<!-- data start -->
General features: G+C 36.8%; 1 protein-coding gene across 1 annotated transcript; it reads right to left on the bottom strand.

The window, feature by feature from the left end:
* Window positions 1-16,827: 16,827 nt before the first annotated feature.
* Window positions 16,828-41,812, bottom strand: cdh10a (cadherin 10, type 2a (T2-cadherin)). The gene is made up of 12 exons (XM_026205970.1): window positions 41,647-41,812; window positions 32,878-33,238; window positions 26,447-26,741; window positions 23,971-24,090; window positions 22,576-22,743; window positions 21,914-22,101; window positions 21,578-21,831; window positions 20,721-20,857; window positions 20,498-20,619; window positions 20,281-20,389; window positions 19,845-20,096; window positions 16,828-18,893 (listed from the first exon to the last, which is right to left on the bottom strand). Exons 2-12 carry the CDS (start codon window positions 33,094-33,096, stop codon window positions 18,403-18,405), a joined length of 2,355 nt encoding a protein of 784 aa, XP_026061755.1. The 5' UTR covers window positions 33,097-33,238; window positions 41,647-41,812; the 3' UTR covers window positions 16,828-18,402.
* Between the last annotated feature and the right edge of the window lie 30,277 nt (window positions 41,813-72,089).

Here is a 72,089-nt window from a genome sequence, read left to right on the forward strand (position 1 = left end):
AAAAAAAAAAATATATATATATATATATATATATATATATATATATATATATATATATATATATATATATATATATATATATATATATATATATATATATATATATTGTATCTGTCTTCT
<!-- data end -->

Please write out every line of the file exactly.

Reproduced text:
General features: G+C 36.8%; 1 protein-coding gene across 1 annotated transcript; it reads right to left on the bottom strand.

The window, feature by feature from the left end:
* Window positions 1-16,827: 16,827 nt before the first annotated feature.
* Window positions 16,828-41,812, bottom strand: cdh10a (cadherin 10, type 2a (T2-cadherin)). The gene is made up of 12 exons (XM_026205970.1): window positions 41,647-41,812; window positions 32,878-33,238; window positions 26,447-26,741; window positions 23,971-24,090; window positions 22,576-22,743; window positions 21,914-22,101; window positions 21,578-21,831; window positions 20,721-20,857; window positions 20,498-20,619; window positions 20,281-20,389; window positions 19,845-20,096; window positions 16,828-18,893 (listed from the first exon to the last, which is right to left on the bottom strand). Exons 2-12 carry the CDS (start codon window positions 33,094-33,096, stop codon window positions 18,403-18,405), a joined length of 2,355 nt encoding a protein of 784 aa, XP_026061755.1. The 5' UTR covers window positions 33,097-33,238; window positions 41,647-41,812; the 3' UTR covers window positions 16,828-18,402.
* Between the last annotated feature and the right edge of the window lie 30,277 nt (window positions 41,813-72,089).

Here is a 72,089-nt window from a genome sequence, read left to right on the forward strand (position 1 = left end):
AAAAAAAAAAATATATATATATATATATATATATATATATATATATATATATATATATATATATATATATATATATATATATATATATATATATATATATATATATTGTATCTGTCTTCT